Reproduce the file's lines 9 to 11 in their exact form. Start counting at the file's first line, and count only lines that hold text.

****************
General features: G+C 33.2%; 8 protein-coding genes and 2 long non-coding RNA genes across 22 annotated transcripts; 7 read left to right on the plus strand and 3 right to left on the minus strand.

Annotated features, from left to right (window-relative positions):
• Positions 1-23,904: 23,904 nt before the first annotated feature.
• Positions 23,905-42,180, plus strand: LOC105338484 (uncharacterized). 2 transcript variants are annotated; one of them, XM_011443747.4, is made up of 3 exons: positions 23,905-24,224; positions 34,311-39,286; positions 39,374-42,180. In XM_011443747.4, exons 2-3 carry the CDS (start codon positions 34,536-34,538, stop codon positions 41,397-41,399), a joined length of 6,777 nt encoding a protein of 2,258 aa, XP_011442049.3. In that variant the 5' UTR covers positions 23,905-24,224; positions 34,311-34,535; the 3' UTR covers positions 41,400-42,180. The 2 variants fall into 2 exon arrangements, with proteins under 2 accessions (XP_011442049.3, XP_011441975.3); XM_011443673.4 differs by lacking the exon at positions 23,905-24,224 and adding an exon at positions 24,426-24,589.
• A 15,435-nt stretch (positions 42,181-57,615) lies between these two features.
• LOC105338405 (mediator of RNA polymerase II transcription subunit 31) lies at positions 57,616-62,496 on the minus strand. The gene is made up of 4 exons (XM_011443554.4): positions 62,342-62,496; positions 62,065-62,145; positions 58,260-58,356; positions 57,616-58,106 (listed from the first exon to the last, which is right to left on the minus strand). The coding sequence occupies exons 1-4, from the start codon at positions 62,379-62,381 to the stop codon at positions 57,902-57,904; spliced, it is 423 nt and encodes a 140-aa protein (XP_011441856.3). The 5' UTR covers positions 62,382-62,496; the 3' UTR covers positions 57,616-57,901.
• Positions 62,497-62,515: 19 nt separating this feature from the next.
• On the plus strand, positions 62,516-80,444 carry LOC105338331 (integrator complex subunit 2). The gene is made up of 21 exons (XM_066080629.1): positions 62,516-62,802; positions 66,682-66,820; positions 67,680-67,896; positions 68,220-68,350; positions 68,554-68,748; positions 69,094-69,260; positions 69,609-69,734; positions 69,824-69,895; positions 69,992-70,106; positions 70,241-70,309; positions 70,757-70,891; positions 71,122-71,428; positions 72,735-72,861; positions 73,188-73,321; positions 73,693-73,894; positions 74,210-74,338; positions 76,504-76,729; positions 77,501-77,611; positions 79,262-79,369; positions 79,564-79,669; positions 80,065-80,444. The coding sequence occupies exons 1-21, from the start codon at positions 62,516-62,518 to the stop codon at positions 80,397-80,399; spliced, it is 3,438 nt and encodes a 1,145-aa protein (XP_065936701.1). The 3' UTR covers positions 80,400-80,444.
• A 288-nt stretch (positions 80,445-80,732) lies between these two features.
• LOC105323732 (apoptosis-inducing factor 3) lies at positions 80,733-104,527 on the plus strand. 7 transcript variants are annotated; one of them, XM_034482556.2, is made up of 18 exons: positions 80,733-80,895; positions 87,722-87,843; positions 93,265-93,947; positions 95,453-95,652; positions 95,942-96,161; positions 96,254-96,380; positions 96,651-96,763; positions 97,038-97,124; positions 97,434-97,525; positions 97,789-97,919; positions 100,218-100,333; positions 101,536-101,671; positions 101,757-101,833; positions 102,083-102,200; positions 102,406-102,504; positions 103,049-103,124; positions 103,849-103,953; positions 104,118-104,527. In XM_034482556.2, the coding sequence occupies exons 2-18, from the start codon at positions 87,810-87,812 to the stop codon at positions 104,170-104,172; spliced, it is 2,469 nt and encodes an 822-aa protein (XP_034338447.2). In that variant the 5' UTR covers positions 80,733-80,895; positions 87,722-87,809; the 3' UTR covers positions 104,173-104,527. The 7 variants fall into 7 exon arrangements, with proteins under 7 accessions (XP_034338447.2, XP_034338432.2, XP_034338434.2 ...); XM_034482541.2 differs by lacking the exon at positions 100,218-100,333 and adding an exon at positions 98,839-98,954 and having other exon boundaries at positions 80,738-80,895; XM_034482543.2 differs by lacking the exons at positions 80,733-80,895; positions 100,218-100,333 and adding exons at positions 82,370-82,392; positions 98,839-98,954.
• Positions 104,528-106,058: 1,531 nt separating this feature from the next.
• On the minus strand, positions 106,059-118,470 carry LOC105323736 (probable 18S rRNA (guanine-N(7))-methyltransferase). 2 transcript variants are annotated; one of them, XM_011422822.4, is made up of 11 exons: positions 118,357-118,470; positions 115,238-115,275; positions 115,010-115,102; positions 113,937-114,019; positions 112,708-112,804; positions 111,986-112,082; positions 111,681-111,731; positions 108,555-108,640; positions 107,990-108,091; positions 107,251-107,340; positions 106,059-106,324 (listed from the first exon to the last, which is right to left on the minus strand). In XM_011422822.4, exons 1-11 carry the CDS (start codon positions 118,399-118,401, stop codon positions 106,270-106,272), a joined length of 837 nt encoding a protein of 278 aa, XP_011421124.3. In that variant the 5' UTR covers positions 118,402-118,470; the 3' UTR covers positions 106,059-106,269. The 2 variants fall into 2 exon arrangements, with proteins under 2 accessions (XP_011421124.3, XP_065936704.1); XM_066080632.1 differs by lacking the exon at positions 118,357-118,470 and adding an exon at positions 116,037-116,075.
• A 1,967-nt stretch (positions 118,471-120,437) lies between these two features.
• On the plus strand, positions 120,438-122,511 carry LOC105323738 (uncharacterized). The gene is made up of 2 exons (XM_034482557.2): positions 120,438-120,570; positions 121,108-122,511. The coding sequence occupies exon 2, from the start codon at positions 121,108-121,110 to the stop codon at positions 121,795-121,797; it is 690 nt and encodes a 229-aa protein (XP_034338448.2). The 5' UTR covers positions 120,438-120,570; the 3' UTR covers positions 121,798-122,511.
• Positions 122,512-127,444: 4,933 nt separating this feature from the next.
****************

• A 288-nt stretch (positions 80,445-80,732) lies between these two features.
• LOC105323732 (apoptosis-inducing factor 3) lies at positions 80,733-104,527 on the plus strand. 7 transcript variants are annotated; one of them, XM_034482556.2, is made up of 18 exons: positions 80,733-80,895; positions 87,722-87,843; positions 93,265-93,947; positions 95,453-95,652; positions 95,942-96,161; positions 96,254-96,380; positions 96,651-96,763; positions 97,038-97,124; positions 97,434-97,525; positions 97,789-97,919; positions 100,218-100,333; positions 101,536-101,671; positions 101,757-101,833; positions 102,083-102,200; positions 102,406-102,504; positions 103,049-103,124; positions 103,849-103,953; positions 104,118-104,527. In XM_034482556.2, the coding sequence occupies exons 2-18, from the start codon at positions 87,810-87,812 to the stop codon at positions 104,170-104,172; spliced, it is 2,469 nt and encodes an 822-aa protein (XP_034338447.2). In that variant the 5' UTR covers positions 80,733-80,895; positions 87,722-87,809; the 3' UTR covers positions 104,173-104,527. The 7 variants fall into 7 exon arrangements, with proteins under 7 accessions (XP_034338447.2, XP_034338432.2, XP_034338434.2 ...); XM_034482541.2 differs by lacking the exon at positions 100,218-100,333 and adding an exon at positions 98,839-98,954 and having other exon boundaries at positions 80,738-80,895; XM_034482543.2 differs by lacking the exons at positions 80,733-80,895; positions 100,218-100,333 and adding exons at positions 82,370-82,392; positions 98,839-98,954.
• Positions 104,528-106,058: 1,531 nt separating this feature from the next.